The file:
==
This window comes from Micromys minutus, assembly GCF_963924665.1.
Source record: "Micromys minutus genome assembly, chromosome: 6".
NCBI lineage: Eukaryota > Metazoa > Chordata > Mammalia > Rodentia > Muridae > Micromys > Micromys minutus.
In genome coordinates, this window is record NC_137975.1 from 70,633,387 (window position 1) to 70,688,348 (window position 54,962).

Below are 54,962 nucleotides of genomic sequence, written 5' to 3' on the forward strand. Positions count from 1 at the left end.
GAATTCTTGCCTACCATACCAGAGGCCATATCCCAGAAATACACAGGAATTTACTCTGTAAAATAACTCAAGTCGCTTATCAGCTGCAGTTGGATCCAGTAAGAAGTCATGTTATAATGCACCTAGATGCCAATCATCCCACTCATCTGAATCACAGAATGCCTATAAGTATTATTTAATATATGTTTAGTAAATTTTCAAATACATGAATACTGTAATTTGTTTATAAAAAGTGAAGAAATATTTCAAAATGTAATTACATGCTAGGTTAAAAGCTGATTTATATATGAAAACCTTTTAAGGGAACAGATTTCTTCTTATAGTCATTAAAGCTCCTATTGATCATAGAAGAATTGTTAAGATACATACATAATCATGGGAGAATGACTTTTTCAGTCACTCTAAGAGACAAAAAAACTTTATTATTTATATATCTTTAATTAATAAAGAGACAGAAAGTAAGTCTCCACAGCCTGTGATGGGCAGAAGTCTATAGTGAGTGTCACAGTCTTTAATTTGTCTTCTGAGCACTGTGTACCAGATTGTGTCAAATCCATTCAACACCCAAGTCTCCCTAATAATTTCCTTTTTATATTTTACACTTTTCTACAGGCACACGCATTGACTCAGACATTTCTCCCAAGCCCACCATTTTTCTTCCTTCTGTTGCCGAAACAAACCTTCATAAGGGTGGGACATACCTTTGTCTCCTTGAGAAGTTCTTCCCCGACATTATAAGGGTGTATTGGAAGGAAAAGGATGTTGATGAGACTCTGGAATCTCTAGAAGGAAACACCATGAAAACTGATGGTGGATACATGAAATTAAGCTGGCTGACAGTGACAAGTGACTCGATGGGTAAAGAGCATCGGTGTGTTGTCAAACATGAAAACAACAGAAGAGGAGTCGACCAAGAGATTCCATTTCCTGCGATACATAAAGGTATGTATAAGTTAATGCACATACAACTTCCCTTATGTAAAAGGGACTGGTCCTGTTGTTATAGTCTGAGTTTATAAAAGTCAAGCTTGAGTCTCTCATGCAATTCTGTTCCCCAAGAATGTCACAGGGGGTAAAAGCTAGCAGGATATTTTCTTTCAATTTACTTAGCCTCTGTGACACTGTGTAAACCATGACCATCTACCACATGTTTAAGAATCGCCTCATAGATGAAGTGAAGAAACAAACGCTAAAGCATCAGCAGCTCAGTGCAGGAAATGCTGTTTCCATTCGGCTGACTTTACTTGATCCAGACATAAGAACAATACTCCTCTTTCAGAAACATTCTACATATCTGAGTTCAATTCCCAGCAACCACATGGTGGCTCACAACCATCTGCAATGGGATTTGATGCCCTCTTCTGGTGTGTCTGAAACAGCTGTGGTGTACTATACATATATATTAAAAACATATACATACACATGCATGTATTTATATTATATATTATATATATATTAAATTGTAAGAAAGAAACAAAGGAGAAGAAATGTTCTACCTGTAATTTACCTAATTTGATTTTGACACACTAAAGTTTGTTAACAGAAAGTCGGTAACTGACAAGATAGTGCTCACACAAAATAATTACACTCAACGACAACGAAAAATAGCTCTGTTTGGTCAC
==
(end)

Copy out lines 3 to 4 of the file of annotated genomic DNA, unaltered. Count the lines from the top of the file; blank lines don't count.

NCBI lineage: Eukaryota > Metazoa > Chordata > Mammalia > Rodentia > Muridae > Micromys > Micromys minutus.
In genome coordinates, this window is record NC_137975.1 from 70,633,387 (window position 1) to 70,688,348 (window position 54,962).